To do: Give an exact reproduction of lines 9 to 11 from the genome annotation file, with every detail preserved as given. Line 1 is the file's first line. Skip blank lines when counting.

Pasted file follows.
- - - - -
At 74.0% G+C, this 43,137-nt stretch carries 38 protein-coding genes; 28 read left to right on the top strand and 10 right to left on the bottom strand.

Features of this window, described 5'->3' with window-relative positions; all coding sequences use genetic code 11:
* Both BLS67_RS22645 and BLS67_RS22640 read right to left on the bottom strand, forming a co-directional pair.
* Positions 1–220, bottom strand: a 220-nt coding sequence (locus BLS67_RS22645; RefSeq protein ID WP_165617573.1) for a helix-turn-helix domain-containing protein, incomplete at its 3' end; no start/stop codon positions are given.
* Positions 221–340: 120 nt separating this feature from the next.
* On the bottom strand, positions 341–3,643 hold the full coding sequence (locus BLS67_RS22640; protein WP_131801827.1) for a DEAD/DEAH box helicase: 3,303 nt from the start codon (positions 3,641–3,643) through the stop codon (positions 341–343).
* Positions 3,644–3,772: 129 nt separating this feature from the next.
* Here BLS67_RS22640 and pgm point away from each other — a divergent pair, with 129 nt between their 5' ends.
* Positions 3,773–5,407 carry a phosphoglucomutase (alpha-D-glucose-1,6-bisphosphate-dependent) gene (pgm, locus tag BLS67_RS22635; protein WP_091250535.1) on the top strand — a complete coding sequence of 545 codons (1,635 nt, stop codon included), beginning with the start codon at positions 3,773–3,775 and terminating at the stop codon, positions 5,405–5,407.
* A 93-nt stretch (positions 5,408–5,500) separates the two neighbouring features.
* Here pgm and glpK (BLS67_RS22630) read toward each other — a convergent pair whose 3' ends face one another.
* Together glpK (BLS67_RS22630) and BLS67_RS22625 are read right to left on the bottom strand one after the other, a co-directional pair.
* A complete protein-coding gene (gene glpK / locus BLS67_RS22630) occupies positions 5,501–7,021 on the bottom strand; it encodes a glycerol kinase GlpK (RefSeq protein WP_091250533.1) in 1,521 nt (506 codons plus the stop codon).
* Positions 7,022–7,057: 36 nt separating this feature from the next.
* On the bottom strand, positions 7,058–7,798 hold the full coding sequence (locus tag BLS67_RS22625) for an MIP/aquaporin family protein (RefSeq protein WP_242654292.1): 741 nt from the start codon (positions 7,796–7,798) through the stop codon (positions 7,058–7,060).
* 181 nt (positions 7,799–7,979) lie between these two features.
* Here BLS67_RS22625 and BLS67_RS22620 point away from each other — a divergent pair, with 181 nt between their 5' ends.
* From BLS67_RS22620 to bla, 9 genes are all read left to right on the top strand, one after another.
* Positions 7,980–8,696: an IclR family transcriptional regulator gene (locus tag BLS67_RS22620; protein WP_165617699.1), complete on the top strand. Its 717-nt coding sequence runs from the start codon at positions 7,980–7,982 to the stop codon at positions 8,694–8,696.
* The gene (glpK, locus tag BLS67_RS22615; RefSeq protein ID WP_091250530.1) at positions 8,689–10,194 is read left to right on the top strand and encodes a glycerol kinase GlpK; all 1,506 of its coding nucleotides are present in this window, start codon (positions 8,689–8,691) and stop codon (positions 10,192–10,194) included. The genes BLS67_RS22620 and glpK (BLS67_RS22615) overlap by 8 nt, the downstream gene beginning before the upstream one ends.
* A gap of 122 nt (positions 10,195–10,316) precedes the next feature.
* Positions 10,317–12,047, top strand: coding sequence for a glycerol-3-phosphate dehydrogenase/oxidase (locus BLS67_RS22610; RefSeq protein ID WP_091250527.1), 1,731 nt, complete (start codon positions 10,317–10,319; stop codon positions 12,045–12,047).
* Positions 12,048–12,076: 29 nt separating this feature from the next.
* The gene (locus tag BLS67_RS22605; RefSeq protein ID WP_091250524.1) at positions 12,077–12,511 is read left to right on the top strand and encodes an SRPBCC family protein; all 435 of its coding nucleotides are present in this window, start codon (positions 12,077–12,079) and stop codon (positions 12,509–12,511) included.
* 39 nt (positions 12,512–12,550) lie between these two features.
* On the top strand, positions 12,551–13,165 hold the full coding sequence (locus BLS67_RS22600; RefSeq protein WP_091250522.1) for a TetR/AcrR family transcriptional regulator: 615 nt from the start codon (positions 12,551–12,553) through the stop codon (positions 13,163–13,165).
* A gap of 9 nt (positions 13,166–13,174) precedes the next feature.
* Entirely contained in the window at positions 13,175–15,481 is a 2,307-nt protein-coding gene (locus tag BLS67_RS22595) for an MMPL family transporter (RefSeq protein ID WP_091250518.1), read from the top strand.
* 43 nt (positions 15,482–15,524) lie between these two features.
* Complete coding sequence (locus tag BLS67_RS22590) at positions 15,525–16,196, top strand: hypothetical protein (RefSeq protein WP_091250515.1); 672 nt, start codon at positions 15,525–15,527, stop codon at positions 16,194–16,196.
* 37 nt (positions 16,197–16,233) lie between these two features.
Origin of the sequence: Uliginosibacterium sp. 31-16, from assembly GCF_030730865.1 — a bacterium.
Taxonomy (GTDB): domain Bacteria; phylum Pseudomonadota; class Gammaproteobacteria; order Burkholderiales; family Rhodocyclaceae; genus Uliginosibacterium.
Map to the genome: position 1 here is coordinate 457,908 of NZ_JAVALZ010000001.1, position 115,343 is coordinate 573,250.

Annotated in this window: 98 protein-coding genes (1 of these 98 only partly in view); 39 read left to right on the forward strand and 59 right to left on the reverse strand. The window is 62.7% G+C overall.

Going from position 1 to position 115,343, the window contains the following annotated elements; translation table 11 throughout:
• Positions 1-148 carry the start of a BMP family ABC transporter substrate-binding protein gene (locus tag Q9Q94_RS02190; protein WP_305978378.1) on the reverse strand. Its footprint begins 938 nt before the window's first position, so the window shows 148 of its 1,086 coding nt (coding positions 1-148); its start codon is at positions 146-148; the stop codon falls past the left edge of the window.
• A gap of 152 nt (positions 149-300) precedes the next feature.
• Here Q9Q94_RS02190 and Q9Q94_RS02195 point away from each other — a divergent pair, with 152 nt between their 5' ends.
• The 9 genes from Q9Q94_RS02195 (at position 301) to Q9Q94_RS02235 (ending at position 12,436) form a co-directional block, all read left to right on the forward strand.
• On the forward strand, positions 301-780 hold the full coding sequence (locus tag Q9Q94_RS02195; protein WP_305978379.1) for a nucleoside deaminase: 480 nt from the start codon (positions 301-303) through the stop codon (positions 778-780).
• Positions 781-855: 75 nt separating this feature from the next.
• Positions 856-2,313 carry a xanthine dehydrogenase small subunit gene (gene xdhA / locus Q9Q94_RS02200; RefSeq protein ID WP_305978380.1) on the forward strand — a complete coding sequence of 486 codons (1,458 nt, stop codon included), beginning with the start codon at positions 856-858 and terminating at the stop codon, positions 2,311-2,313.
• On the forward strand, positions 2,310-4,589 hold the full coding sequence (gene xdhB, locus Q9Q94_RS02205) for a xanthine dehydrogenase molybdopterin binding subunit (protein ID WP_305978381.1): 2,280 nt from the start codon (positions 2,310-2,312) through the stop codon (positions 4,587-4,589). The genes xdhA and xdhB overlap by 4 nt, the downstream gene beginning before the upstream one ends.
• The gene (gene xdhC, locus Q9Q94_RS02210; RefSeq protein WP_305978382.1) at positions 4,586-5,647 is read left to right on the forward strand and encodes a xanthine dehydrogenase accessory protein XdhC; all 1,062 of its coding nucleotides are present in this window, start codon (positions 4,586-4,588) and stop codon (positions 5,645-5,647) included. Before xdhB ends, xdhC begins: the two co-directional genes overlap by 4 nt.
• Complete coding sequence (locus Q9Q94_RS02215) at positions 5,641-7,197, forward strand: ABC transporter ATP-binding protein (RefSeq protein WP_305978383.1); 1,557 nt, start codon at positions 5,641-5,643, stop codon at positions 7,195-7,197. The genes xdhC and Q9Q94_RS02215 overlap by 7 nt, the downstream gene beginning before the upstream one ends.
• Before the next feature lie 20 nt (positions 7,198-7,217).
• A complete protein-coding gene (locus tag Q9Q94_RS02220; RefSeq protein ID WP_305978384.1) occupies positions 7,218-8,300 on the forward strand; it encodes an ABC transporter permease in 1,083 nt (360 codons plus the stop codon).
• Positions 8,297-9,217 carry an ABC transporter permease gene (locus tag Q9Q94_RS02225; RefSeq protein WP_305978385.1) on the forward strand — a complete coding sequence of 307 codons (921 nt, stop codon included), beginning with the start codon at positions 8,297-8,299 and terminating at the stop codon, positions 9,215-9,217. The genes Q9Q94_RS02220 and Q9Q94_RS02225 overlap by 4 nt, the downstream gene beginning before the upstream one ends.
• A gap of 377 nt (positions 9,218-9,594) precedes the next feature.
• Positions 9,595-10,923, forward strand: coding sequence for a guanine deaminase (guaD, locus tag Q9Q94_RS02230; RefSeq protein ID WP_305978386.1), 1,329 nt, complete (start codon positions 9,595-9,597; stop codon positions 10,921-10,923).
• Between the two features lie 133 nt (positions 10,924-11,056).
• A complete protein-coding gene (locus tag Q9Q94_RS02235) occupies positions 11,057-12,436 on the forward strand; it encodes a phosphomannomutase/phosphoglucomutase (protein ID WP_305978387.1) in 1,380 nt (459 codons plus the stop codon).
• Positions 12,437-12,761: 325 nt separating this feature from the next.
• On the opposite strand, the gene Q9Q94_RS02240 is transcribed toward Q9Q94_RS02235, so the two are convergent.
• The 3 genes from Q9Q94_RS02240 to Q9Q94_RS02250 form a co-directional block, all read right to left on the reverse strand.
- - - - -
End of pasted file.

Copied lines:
* Positions 3,773–5,407 carry a phosphoglucomutase (alpha-D-glucose-1,6-bisphosphate-dependent) gene (pgm, locus tag BLS67_RS22635; protein WP_091250535.1) on the top strand — a complete coding sequence of 545 codons (1,635 nt, stop codon included), beginning with the start codon at positions 3,773–3,775 and terminating at the stop codon, positions 5,405–5,407.
* A 93-nt stretch (positions 5,408–5,500) separates the two neighbouring features.
* Here pgm and glpK (BLS67_RS22630) read toward each other — a convergent pair whose 3' ends face one another.